I think I'll have to research Colonial America some, to see what a kid Amos' age would be doing. I think instead of orphanage, he goes to apprentice at something.
     
  5. mammamaia
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    mammamaia nit-picker-in-chief Contributor

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    in re 'rushing things' it seems to me you're doing too much pre-planning and not enough actual writing...

    get your first book completed and successfully published [= selling well] before getting so hung up on sequels...

    your first book must be good stand-alone read to be taken seriously by agents/publishers and they won't be interested in your proposed series until and unless that first book is a bestseller and readers clamor for more...

    another major problem i see is that the first proposed books will only be suitable for the younger end of the YA market, while later ones are only appropriate for the adult market...
     
  6. Link the Writer
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    Link the Writer Flipping Out For A Good Story. Contributor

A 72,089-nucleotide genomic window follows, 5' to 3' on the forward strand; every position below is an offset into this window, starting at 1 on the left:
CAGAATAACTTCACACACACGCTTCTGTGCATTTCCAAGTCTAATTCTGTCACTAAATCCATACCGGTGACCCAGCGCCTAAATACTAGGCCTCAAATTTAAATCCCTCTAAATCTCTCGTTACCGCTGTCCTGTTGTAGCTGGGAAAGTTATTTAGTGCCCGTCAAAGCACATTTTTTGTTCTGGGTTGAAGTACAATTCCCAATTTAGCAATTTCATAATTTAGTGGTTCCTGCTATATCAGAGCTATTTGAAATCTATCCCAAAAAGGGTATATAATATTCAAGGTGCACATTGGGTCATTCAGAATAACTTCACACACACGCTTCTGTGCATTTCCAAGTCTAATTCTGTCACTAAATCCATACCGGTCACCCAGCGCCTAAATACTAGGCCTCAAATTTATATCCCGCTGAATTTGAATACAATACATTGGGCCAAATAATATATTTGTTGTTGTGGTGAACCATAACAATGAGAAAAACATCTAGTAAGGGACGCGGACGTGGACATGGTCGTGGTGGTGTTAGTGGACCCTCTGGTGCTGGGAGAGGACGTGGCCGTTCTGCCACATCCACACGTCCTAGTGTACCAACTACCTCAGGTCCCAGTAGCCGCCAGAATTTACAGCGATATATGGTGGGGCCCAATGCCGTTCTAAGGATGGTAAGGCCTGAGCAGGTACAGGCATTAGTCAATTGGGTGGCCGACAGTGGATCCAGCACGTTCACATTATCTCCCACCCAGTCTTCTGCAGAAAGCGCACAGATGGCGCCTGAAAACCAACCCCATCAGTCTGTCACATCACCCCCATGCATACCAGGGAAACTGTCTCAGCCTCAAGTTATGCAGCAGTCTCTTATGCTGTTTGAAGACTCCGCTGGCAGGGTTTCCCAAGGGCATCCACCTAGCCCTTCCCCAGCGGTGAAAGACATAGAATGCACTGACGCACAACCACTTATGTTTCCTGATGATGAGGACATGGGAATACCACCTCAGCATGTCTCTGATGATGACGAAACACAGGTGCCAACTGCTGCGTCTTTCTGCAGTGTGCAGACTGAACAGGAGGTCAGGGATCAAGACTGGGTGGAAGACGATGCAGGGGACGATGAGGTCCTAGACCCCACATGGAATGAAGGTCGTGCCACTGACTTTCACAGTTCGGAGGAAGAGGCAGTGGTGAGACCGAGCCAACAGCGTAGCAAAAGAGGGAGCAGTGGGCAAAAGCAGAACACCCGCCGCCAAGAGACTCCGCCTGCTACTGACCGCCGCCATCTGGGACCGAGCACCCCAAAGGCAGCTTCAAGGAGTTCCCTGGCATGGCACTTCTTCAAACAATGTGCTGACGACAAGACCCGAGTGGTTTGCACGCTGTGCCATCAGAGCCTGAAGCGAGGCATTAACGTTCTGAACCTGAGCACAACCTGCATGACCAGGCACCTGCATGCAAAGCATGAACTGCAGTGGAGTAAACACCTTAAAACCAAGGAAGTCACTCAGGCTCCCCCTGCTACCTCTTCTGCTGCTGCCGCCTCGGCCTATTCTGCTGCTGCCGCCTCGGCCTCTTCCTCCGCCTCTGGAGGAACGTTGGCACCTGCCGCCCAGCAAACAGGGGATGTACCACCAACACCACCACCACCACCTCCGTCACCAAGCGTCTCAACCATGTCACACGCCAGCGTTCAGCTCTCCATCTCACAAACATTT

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    Good point. I agree with you.

    I honestly think that the best thing I can do is just to forget the whole timeline thing I set up, pick an age for Amos and stick with it. (He's fifteen, let's say)

    Only write the first book. That's it. If that does well, write the sequel. That way I feel more free to do what I want. If I want to write a mystery book where the hero is a husband/father, then I should make it another thing entirely.
     
  7. Elgaisma
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    Elgaisma Contributing Member Contributor

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    Just because you have a series planned doesn't mean to say you have to tout it as such. JK Rowling had all seven of her books planned before she sold the first one. Also there is definitely a shift in the publishing industry at least in the UK to prefer someone who is going to write them more than one book. I have a couple of friends who have recently sold series ideas and trilogy ideas along with their first book.

    I also wouldn't worry about the YA/Adult thing if you manage to sell your first 5 or 6 books and they do well, you have a basis to sell the others - not to mention your YA audidence will have grown up. There are YA books with grown up or adult MCs and there are adult books with child MCs - although admittedly at 5.30am with my own story burning up my mind Oliver and Dr Who are the ones coming to mind lol. Also if you can manage crossover books that is all the more lucrative for anyone involved. Harry Potter has done a lot to change the publishing industry and ultimately that is the success they are looking for.